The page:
Identity Theft Victims Guide - What to do
How do I get help? Who is helping me?For the time will come when men will not put up with sound doctrine. Instead, to suit their own desires, they will gather around them a great number of teachers to say what their itching ears want to hear....Become a BleepingComputer fan: Facebook

#8 Stang777

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Posted 02 May 2009 - 10:41 PM

Thanks for providing those links boopme, that was very thoughtful of you. I'm sure they have good info in them.

I was having my mail stolen for a while and among other things, they got bank statements. While researching online about how to protect myself, I found a lot of tips but the best thing I found out about was puting a fraud alert on the credit reports. Having that put on helps a lot to protect one from anyone else being able to do anything with their credit. I was able to put it on my reports with all three bureaus with just one phone call. It has to be put back on every 90 days but that is a very small thing to do to get so much protection.

Edited by Stang777, 02 May 2009 - 10:44 PM.


#9 m0le

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Posted 03 May 2009 - 07:26 AM

yes, but if say, a person worked at a restaurant, and ran a racket, all he would have to do is keep a handful of old credit cards around,


"All he would have to do.."?

Where would he get this handful of credit cards from? They can't be taken from customers and the chances of finding an expired credit card after it has been thrown away seems a bit remote.

Email warnings are so lame. If there was a real problem with these type of scams then the police and government would get involved.
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#10 boopme

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Posted 03 May 2009 - 04:09 PM

You're very welcome Stang777. I agree that that is also a good thing to do..

One more tip I have is ... that for all online purchases ,subscriptions etc...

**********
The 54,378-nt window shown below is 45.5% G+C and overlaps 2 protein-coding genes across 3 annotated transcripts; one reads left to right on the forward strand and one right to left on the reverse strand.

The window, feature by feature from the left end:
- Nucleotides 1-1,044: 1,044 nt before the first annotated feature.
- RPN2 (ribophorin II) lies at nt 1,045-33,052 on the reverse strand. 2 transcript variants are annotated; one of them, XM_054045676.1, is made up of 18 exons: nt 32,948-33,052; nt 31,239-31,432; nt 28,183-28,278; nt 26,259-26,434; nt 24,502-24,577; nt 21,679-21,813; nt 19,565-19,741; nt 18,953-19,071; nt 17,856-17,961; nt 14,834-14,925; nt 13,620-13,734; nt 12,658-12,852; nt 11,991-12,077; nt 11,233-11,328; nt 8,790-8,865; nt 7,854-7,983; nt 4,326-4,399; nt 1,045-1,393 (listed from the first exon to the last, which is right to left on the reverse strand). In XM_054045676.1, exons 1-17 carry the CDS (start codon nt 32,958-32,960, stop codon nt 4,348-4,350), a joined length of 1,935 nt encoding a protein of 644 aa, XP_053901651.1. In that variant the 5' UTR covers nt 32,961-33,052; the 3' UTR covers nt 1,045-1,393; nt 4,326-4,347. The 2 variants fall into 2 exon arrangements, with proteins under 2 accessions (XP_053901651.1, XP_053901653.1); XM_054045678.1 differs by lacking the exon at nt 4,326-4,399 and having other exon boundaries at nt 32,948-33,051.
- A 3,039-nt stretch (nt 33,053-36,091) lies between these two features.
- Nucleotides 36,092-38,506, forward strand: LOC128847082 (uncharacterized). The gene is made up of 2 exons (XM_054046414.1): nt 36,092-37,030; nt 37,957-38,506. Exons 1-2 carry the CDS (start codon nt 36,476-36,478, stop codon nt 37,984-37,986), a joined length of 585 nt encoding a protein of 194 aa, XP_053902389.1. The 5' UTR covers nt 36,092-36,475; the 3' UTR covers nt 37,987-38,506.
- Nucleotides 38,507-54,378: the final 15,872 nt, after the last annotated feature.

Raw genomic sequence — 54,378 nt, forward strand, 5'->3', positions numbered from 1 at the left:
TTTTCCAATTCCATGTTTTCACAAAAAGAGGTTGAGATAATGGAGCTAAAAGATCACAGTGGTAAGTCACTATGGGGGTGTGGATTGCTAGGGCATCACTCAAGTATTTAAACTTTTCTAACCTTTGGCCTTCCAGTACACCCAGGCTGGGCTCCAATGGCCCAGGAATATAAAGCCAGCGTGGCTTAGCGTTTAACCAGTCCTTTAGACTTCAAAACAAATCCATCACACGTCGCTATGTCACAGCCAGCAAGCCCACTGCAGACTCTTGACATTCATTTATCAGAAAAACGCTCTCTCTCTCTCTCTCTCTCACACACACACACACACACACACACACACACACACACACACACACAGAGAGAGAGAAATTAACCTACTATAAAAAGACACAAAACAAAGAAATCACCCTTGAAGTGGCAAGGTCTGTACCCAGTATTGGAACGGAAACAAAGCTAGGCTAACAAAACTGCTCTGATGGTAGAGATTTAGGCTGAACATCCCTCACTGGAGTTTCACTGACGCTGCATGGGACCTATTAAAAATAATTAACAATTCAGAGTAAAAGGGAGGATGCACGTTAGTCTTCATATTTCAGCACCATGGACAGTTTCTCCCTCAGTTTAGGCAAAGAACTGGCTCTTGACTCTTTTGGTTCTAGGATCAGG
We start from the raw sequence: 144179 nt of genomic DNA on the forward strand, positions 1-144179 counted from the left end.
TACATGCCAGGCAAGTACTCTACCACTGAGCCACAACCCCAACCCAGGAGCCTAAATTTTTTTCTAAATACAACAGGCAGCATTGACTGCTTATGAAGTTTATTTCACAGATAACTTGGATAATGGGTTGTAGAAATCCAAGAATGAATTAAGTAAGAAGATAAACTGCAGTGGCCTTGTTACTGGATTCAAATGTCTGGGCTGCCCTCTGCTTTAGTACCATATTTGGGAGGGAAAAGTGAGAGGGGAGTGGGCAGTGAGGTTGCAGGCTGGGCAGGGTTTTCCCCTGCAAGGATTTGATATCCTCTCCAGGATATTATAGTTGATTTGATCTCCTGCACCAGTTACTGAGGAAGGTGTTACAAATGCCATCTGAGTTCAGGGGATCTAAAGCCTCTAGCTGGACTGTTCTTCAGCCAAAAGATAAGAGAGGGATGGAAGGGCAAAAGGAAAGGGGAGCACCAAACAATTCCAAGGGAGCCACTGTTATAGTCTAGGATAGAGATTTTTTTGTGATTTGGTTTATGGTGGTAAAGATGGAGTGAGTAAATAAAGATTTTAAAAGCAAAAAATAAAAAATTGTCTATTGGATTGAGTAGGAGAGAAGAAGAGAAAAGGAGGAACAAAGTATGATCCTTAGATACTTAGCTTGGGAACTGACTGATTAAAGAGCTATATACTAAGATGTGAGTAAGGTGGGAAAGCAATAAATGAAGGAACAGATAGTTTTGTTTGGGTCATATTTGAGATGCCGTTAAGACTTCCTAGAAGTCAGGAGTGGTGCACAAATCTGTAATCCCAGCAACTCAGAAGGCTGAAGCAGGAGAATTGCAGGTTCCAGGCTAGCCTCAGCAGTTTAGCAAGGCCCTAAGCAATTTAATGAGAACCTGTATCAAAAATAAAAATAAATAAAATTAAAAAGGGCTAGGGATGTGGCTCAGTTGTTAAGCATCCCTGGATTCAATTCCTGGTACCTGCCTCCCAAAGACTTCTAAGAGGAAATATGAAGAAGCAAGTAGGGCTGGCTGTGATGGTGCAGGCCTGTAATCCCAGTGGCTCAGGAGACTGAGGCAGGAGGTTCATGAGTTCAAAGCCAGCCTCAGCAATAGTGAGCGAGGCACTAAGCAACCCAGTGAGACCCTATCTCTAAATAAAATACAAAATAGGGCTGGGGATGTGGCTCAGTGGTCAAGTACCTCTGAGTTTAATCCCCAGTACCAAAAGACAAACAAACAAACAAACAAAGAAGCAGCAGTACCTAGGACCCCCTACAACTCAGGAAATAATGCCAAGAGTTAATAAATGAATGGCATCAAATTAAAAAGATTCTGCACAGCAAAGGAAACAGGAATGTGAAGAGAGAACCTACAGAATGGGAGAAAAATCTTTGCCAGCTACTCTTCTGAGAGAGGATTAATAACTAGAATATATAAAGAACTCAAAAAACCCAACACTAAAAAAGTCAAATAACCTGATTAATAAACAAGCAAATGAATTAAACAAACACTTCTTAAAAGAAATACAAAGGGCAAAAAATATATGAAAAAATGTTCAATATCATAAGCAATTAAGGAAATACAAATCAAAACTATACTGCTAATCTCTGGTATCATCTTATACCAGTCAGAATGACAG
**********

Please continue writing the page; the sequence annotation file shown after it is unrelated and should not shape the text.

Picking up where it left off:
I use one credit card for them all and it is only used for that.. hence in the event of an online issue. I kill one card only and it also stoops all the pain . I can still use my other card if needed.

Edited by boopme, 03 May 2009 - 04:10 PM.

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#11 the_patriot11

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Posted 03 May 2009 - 04:43 PM

yes, but if say, a person worked at a restaurant, and ran a racket, all he would have to do is keep a handful of old credit cards around,


"All he would have to do.."?

Where would he get this handful of credit cards from? They can't be taken from customers and the chances of finding an expired credit card after it has been thrown away seems a bit remote.

Email warnings are so lame. If there was a real problem with these type of scams then the police and government would get involved.


Um pretty easy actually, old cards he used or seriously, havent you ever gotten those credit card junk mail? they send you a credit card and all you gotta do is call in and activate it, I mean serious, I probably have gotten well over a dozen in the past couple years. Different name, different number, just dont work, and if the customer actually looks at the card, all the guy has to do is say hey, sorry I got your card confused with another customers.

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#12 Stang777

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Posted 03 May 2009 - 08:34 PM

That is an excellent idea boopme, I think I will do that too, thanks. I have a few cards that I never use so I can easily do that.